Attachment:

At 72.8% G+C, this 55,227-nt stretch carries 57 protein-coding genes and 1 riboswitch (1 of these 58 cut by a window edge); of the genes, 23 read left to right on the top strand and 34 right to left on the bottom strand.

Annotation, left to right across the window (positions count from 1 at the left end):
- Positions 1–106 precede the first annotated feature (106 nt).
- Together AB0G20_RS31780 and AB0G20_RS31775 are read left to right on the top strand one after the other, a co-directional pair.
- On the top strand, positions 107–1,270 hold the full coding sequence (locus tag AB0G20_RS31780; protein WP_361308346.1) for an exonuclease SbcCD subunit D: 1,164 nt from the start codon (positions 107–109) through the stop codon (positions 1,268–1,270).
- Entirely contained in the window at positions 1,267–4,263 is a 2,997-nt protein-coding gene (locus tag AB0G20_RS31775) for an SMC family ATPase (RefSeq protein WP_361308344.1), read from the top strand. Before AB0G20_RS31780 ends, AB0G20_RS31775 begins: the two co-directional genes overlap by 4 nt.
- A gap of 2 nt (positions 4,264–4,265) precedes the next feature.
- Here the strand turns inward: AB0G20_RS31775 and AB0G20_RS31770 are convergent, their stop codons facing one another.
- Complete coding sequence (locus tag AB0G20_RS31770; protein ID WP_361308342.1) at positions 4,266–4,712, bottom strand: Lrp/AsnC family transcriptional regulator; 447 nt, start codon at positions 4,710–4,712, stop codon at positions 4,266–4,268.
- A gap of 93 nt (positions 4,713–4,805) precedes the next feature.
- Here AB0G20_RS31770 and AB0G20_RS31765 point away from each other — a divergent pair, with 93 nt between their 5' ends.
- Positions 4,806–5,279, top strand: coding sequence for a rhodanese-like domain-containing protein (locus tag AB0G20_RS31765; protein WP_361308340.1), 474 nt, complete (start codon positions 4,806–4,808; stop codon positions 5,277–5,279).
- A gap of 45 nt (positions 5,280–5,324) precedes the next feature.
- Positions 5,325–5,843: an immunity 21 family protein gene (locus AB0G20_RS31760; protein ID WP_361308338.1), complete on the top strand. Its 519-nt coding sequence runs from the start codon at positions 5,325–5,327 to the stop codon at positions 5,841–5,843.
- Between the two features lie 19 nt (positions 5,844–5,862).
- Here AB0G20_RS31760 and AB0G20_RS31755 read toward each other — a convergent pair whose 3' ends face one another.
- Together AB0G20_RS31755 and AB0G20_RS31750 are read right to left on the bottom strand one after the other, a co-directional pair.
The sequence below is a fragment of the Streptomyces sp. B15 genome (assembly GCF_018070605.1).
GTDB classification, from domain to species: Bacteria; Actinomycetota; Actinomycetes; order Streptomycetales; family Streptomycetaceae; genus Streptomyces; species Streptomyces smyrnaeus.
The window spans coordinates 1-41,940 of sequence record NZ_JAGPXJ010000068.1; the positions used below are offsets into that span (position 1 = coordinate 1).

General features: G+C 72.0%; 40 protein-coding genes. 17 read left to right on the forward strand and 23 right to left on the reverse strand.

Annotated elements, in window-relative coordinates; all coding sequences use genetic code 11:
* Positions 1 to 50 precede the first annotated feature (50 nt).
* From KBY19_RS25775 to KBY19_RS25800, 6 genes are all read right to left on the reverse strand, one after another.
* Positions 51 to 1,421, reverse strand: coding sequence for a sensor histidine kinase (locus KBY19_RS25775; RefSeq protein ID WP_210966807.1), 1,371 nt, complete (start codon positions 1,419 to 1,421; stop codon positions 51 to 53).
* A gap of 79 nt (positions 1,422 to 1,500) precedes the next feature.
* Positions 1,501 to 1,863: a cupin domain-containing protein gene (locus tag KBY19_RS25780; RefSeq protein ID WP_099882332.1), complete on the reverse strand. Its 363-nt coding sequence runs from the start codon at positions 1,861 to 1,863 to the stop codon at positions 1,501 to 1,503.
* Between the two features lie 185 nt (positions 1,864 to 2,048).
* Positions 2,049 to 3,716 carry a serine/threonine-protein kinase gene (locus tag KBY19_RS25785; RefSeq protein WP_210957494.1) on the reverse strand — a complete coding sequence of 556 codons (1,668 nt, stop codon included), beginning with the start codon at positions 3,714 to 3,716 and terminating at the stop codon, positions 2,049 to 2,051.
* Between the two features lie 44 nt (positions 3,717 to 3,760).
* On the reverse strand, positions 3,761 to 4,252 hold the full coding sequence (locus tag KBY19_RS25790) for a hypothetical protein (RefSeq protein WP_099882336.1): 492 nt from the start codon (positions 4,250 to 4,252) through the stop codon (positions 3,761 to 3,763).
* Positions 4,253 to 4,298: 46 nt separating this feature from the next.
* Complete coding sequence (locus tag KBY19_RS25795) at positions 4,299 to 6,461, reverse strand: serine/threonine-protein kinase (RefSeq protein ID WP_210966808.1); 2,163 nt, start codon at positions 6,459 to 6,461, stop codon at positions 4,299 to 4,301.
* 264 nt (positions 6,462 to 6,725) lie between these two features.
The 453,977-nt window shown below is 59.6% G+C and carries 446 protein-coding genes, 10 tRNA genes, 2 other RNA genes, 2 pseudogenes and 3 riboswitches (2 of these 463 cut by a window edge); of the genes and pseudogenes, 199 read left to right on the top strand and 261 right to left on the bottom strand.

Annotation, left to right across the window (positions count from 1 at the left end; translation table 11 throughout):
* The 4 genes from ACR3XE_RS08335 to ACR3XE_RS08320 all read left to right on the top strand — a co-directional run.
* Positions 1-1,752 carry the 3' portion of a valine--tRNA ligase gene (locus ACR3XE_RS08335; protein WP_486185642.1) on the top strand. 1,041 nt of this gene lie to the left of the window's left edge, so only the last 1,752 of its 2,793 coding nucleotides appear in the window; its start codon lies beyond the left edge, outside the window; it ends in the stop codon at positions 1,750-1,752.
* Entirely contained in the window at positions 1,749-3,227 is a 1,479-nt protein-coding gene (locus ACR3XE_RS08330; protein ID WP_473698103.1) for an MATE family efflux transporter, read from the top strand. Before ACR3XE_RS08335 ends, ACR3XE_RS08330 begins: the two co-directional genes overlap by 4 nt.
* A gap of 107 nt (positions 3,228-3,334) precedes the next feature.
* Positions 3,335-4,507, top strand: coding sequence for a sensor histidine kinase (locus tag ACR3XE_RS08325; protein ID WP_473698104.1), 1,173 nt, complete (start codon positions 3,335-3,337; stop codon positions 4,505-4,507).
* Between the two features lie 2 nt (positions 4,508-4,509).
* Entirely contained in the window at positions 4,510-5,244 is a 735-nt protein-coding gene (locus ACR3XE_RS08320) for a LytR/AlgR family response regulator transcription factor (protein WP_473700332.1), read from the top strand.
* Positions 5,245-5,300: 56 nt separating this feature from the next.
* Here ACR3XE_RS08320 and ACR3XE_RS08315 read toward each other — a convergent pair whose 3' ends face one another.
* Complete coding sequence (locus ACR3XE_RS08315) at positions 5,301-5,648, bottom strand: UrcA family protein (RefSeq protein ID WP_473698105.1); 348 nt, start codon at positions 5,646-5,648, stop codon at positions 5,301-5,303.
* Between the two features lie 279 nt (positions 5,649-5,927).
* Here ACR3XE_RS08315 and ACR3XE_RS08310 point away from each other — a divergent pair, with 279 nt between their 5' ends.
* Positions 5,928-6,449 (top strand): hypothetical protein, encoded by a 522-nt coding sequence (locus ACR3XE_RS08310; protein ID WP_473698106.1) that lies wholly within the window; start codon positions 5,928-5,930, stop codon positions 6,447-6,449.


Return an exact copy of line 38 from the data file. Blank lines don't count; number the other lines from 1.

* Positions 1-1,752 carry the 3' portion of a valine--tRNA ligase gene (locus ACR3XE_RS08335; protein WP_486185642.1) on the top strand. 1,041 nt of this gene lie to the left of the window's left edge, so only the last 1,752 of its 2,793 coding nucleotides appear in the window; its start codon lies beyond the left edge, outside the window; it ends in the stop codon at positions 1,750-1,752.